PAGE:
"unsubstantiated report, gossip, hearsay;" also "tidings, news, a current report with or without foundation," late 14c., from Old French rumor "commotion, widespread noise or report" (Modern French rumeur), from Latin rumorem (nominative rumor) "noise, clamor; common talk, hearsay, popular opinion," which is related to ravus "hoarse" (from PIE *reu- "to bellow").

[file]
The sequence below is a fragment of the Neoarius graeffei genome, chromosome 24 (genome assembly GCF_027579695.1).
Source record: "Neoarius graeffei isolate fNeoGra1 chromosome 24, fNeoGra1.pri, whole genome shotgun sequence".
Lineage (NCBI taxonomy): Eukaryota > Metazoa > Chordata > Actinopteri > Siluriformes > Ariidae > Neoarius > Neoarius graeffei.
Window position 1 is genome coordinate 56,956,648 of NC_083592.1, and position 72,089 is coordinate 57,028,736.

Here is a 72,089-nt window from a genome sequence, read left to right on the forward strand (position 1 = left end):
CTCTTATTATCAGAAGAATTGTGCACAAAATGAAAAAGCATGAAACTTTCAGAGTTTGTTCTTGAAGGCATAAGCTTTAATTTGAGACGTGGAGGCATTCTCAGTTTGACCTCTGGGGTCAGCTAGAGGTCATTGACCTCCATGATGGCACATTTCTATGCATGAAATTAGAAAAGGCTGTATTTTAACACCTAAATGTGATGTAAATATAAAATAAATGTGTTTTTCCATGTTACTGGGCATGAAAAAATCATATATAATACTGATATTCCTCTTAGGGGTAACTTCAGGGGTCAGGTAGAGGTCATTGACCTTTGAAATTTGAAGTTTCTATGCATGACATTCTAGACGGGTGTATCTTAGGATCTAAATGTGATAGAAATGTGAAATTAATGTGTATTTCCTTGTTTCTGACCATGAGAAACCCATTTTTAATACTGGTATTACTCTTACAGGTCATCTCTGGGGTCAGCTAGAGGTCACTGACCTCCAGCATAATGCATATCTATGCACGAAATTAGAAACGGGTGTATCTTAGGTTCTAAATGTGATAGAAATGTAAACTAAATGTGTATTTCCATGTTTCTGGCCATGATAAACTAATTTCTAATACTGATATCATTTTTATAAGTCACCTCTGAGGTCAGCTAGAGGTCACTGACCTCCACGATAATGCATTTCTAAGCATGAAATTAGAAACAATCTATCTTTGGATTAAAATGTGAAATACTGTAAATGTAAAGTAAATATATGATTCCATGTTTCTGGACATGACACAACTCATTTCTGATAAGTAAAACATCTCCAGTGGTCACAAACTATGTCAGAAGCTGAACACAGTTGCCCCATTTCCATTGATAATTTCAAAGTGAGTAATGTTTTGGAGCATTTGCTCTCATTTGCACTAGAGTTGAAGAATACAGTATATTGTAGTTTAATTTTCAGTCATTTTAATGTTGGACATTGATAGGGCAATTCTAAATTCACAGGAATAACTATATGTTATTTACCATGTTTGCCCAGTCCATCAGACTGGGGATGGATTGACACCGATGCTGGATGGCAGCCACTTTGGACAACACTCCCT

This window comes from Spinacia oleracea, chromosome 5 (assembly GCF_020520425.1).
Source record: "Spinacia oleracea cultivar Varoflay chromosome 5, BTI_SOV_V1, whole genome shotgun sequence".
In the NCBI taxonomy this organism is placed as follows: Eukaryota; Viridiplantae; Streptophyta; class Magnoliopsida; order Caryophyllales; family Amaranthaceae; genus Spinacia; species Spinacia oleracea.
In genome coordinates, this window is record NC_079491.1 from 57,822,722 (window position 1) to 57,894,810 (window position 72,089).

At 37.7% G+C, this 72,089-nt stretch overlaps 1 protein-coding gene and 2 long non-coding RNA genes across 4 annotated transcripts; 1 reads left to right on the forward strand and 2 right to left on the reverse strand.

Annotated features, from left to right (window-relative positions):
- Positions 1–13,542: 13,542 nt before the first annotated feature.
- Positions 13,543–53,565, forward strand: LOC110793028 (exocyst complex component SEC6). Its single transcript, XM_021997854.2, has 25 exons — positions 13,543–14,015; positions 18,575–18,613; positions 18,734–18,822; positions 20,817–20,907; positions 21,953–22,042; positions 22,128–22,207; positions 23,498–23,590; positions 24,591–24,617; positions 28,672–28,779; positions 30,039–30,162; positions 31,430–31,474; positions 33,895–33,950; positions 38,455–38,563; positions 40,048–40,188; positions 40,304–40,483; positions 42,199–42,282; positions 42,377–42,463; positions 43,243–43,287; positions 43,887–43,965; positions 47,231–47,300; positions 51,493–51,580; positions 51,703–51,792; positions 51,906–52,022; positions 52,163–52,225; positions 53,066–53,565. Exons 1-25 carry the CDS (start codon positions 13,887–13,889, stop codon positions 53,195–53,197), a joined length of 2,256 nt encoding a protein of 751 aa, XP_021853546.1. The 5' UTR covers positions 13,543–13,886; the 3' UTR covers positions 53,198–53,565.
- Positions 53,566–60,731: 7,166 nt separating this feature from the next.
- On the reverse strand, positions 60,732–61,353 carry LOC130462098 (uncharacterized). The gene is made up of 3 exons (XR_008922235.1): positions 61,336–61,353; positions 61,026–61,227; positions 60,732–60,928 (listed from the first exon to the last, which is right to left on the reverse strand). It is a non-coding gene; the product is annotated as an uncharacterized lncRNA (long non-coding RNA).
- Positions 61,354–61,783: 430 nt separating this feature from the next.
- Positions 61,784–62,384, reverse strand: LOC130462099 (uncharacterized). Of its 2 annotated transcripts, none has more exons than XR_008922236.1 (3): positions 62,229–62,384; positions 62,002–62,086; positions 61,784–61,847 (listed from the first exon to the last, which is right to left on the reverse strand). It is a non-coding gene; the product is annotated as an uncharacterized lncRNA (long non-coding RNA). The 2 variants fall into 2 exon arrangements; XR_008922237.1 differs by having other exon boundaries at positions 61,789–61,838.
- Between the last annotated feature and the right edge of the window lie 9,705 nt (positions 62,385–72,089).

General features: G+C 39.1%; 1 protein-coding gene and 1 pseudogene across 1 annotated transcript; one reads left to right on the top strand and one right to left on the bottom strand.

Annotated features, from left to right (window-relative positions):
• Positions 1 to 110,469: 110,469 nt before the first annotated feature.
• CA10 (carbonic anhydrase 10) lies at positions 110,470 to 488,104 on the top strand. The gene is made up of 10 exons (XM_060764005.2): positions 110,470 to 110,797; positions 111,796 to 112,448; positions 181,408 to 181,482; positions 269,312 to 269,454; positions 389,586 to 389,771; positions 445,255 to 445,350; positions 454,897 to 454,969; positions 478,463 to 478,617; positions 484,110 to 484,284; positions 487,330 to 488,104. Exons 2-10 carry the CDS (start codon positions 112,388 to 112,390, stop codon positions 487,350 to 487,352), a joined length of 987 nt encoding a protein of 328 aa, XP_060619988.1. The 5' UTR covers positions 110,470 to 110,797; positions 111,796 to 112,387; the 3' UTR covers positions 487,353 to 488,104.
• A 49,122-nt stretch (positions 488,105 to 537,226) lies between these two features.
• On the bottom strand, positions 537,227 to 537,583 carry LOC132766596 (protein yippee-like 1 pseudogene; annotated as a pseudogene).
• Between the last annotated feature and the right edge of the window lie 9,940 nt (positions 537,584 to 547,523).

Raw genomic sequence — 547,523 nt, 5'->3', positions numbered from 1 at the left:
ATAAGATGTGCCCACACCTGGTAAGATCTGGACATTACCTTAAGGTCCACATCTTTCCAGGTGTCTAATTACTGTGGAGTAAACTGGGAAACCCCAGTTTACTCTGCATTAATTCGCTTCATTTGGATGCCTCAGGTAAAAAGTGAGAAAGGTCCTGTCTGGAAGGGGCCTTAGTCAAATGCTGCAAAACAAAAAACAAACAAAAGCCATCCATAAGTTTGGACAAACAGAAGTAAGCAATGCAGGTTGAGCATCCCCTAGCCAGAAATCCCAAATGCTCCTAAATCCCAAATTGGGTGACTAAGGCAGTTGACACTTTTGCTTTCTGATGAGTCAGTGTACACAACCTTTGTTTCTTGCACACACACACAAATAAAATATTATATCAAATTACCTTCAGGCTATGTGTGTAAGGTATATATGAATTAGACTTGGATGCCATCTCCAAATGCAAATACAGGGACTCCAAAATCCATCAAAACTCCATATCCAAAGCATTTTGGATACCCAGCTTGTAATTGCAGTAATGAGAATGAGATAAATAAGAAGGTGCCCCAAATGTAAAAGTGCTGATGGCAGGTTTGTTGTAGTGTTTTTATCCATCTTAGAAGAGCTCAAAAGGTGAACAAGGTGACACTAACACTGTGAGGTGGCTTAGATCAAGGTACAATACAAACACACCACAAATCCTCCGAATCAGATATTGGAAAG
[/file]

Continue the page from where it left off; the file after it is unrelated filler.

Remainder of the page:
Dutch rumoer, German Rumor are from French. The sense of "loud protest, clamor, outcry" also was borrowed in Middle English but is now archaic or poetic. Also compare rumorous "making a loud, confused sound" (1540s). Rumor-monger is by 1884 (earlier in that sense was rumorer, c. 1600). The figurative rumor mill is by 1887.
1590s, transitive, "spread a rumor; tell by way of report," from rumor (n.). Related: Rumored; rumoring.